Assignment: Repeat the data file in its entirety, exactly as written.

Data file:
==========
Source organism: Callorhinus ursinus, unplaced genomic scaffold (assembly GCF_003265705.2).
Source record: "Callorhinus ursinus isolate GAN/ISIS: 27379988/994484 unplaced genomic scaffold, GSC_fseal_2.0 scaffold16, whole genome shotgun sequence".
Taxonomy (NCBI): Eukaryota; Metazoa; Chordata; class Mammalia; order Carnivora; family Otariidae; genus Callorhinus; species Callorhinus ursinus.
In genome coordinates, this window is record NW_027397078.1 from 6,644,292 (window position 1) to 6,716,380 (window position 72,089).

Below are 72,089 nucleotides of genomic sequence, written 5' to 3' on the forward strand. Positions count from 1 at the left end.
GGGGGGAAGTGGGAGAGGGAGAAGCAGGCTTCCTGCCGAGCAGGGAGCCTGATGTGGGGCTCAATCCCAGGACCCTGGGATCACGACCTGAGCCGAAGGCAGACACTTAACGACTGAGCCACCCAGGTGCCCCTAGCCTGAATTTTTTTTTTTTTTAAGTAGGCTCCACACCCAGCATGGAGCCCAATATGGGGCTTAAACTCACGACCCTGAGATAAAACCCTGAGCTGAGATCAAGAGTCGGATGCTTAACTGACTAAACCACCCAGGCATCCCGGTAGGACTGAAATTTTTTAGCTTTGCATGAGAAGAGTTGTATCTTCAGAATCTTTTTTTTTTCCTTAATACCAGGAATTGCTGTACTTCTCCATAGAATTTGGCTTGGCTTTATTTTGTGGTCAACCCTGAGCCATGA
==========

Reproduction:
Source organism: Callorhinus ursinus, unplaced genomic scaffold (assembly GCF_003265705.2).
Source record: "Callorhinus ursinus isolate GAN/ISIS: 27379988/994484 unplaced genomic scaffold, GSC_fseal_2.0 scaffold16, whole genome shotgun sequence".
Taxonomy (NCBI): Eukaryota; Metazoa; Chordata; class Mammalia; order Carnivora; family Otariidae; genus Callorhinus; species Callorhinus ursinus.
In genome coordinates, this window is record NW_027397078.1 from 6,644,292 (window position 1) to 6,716,380 (window position 72,089).

Below are 72,089 nucleotides of genomic sequence, written 5' to 3' on the forward strand. Positions count from 1 at the left end.
GGGGGGAAGTGGGAGAGGGAGAAGCAGGCTTCCTGCCGAGCAGGGAGCCTGATGTGGGGCTCAATCCCAGGACCCTGGGATCACGACCTGAGCCGAAGGCAGACACTTAACGACTGAGCCACCCAGGTGCCCCTAGCCTGAATTTTTTTTTTTTTTAAGTAGGCTCCACACCCAGCATGGAGCCCAATATGGGGCTTAAACTCACGACCCTGAGATAAAACCCTGAGCTGAGATCAAGAGTCGGATGCTTAACTGACTAAACCACCCAGGCATCCCGGTAGGACTGAAATTTTTTAGCTTTGCATGAGAAGAGTTGTATCTTCAGAATCTTTTTTTTTTCCTTAATACCAGGAATTGCTGTACTTCTCCATAGAATTTGGCTTGGCTTTATTTTGTGGTCAACCCTGAGCCATGA